The house is sited on a plotted development in New Delhi (India). It was the first house to be built on the street and took six months to complete. The west facing site which measures 125'-0"(on the north and south sides) by 85'-0"(on the east and west sides) lacked any of the civic amenities (water, sewage and electric connections) that the rest of the city enjoys. All this had to be provided for.
The program was very simple: to house three generations of a family with three adult daughters, a member of Parliament (the equivalent of the senate in the U.S.), his wife, and their dog, a mongrel.
The proposal for the house stems from an understanding of the social context within which it is situated. Exorbitant real estate prices coupled with a strong tradition of 'joint' family dwelling (different generations, and often even the extended family living in the same house) have forced many families to opt to live together again. Unlike the traditional family 'haveli' however, its modern counterpart is bound by the pressing demands of young adults trying to establish an individual identity for themselves while simultaneously having to continue to provide the space and means for community living.
The reconciliation of individual identity within community living occurs in the courtyard, which is the principal spatial organizational element of the house. The 'public' and 'private' spaces of the house are placed opposite each other, thereby forcing the residents to actively engage the central courtyard. Each of the three identical bedrooms is accessed through two doors that open into the courtyard. These 'private' entrances establish the individuality of the dwellings that reside behind it. However, each room is not completely autonomous. The three bedrooms (and the master bedroom) are inter - connected by means of a series of parallel doors. When all of these doors are open they work collectively as an internal corridor, when any one of the residents closes the door associated with their room the chain breaks.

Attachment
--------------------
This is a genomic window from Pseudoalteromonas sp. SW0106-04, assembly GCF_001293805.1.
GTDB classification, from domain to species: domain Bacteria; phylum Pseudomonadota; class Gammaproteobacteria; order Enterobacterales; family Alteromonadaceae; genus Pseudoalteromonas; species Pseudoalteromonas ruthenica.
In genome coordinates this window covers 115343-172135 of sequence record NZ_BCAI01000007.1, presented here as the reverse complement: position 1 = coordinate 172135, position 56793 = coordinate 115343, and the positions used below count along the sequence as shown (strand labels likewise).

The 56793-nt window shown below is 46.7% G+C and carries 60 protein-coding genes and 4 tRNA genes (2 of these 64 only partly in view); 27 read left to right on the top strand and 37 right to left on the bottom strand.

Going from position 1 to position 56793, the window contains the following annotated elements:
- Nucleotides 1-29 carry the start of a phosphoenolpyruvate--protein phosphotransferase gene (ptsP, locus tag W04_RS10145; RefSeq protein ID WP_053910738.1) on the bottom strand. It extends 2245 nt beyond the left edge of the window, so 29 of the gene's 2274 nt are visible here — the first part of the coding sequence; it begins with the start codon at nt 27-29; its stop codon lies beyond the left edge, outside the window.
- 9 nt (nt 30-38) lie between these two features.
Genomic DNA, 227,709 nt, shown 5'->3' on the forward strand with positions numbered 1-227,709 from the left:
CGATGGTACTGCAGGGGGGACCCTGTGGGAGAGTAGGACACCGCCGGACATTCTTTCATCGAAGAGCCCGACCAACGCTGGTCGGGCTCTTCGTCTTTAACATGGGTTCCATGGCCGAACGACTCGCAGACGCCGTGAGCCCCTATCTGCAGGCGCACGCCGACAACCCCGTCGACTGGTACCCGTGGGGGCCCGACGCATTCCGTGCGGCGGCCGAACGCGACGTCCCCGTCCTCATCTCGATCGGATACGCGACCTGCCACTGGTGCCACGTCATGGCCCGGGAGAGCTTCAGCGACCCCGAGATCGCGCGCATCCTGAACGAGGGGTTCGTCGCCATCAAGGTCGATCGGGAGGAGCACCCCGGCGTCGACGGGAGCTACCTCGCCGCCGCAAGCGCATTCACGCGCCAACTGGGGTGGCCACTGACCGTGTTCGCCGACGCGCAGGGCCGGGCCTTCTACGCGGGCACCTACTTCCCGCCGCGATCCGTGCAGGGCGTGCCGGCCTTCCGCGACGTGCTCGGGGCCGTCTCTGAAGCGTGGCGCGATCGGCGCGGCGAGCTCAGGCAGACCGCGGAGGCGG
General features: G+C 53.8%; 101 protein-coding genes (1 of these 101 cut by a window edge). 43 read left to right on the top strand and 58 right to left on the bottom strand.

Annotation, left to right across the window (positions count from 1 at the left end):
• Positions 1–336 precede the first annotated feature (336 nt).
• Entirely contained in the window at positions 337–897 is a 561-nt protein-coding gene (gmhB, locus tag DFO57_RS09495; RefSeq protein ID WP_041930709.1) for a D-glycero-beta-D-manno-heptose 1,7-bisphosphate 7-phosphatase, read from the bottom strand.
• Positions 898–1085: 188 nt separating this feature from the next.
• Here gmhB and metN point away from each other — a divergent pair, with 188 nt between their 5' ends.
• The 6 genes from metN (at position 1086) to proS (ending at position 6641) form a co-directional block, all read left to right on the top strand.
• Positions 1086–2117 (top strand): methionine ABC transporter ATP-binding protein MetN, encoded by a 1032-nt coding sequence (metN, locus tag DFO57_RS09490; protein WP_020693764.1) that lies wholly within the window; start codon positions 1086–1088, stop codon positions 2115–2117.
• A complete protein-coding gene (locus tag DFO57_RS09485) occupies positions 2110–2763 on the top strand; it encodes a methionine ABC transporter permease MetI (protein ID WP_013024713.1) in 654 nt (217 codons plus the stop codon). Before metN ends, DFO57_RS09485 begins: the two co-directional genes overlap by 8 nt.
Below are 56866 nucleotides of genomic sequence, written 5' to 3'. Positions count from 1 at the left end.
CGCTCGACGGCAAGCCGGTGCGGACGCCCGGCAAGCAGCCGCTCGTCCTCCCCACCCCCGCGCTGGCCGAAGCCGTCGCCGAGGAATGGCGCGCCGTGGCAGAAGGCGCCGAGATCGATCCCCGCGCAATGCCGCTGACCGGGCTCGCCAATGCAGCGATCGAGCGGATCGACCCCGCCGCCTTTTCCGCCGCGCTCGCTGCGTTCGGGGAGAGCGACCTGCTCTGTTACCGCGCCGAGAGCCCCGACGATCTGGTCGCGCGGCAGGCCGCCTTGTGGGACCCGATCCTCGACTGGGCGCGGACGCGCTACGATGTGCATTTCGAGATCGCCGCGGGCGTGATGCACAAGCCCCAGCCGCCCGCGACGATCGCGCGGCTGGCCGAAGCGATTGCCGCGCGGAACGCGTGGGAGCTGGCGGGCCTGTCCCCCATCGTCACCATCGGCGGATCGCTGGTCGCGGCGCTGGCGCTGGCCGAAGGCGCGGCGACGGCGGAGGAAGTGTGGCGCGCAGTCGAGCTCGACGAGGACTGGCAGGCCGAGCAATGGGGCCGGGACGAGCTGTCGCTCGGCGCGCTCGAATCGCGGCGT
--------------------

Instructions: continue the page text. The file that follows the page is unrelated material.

Furthermore, the 'private' entrances open into a foyer that leads directly in to one of the two bathrooms that the three bedrooms share. (The bedrooms are located on either side of the 'private' entrances with the bathroom directly opposite it. See plan.) This arrangement was adopted to serve two purposes. First it effectively reduces the number of bathrooms required from three to two. (This was a major consideration since the project was built on a shoe string budget.) Secondly, visitors do not need to go through any of the bedrooms to use a bathroom thereby ensuring that the privacy of the family remains intact.
The Living and Dining rooms flank the opposite side of the courtyard. Relatively spacious (40'-0"x 18'-0") the two areas are segregated by four carved wooden columns. Large windows throughout the house (6'-0" x 5'-0" casement windows) establish visual continuity, maintaining the sense of community throughout. A large verandah and the master bedroom mediates between the Living areas and the Bedrooms on the west while a study / grand mothers room mediates them in the east. The courtyard is the houses muse. It accommodates within and around it an implicit understanding of post - colonial domestic life in India something that was achieved by recognizing and articulating the relationship between young adults, aging parents and grand parents.